Many recipients were confused, but intrigued. “My jaw dropped,” Rao says. “I chuckled and thought this is pretty darn cool!” Even the people who knew him well enough to get personal calls were surprised. According to Rachel Sheinbein, a San Francisco investor who has known him for years, “when he called me to tell me he was running for president, I couldn’t believe it.” She asked him “president of what?” Other friends, he just forgot to tell. One, Andrew Chau, told me that he had hung out with Yang and only learned the next day that he had declared for the presidency.
“I’m a fairly normal, sane person. And it’s not normal to run for president. So—I’d be surprised if they weren’t surprised,” Yang tells me when I ask about his friends.
But something funny happened when Yang started running: It turned out he was damn good at it. Unlike most humans, fame and cameras seemed to improve him. Unlike most presidential candidates, the book he wrote to launch his campaign was actually interesting. And soon after entering the mix, Yang got a chance to go onto the most important political program in America right now: the Joe Rogan podcast.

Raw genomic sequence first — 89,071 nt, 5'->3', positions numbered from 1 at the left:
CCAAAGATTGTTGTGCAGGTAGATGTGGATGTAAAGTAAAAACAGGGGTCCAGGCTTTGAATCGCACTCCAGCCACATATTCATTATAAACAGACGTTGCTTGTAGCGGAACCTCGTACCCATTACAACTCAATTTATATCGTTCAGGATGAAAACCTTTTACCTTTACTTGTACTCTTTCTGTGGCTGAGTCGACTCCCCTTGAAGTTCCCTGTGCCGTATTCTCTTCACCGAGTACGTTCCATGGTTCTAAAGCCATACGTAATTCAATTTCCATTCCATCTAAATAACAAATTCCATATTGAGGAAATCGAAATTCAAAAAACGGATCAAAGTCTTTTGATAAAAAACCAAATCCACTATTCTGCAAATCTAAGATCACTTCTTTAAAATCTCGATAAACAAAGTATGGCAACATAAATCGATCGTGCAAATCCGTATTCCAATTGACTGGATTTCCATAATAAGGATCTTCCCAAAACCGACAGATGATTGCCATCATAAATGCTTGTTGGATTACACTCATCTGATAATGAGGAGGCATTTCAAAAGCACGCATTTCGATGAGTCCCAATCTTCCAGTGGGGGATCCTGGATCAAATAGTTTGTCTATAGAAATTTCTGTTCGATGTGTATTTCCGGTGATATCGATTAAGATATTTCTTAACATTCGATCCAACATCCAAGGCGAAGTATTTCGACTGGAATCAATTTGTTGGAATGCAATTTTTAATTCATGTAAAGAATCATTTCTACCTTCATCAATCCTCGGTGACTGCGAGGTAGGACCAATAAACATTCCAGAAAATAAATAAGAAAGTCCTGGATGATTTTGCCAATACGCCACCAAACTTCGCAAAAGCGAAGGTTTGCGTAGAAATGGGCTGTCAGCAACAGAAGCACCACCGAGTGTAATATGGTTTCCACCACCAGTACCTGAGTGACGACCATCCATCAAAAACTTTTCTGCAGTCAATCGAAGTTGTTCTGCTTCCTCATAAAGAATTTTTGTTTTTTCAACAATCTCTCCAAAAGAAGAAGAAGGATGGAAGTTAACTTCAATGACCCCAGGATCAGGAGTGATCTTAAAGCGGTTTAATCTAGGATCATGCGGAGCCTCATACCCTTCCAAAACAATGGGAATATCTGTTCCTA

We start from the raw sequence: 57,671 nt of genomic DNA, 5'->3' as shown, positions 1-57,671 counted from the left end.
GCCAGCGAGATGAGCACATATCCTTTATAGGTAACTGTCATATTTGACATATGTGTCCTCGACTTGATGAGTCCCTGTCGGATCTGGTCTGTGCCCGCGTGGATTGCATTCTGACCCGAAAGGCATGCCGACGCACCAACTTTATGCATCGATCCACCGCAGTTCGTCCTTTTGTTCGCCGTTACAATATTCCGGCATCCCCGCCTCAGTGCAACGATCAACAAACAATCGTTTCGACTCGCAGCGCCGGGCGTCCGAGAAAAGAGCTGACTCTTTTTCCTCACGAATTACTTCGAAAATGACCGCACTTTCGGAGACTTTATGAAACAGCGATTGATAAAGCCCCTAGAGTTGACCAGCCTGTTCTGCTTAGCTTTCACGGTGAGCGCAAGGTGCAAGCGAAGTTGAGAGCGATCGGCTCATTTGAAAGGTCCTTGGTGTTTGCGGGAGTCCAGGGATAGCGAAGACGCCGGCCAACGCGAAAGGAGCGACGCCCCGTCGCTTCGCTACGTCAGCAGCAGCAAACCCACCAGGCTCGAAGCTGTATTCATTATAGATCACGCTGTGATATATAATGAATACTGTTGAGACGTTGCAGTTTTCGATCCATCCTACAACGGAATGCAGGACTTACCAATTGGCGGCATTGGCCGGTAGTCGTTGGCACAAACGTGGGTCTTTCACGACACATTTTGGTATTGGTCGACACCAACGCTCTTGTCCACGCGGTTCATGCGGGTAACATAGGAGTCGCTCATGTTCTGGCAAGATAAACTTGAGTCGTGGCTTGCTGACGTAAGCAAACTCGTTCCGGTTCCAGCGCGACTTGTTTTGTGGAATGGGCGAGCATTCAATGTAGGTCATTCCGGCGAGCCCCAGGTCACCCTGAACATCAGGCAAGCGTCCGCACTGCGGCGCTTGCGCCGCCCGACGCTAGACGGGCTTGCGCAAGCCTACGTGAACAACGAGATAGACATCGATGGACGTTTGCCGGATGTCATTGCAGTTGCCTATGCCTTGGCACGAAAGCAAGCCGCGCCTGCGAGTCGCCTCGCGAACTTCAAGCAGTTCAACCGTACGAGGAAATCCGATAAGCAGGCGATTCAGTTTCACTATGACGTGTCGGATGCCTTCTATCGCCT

The Yang who came across to Rogan and his many millions of listeners, over the course of two hours, was thoughtful, charming, and full of original ideas. Almost immediately, they got to the centerpiece of Yang’s campaign: universal basic income. (Yang freely admits he dubbed it a freedom dividend because it tests better.) The plan calls for every American older than 18 to get a $1,000 check in the mail every month, for life. In theory, the money would help people transition between jobs as the riptides of automation grow stronger.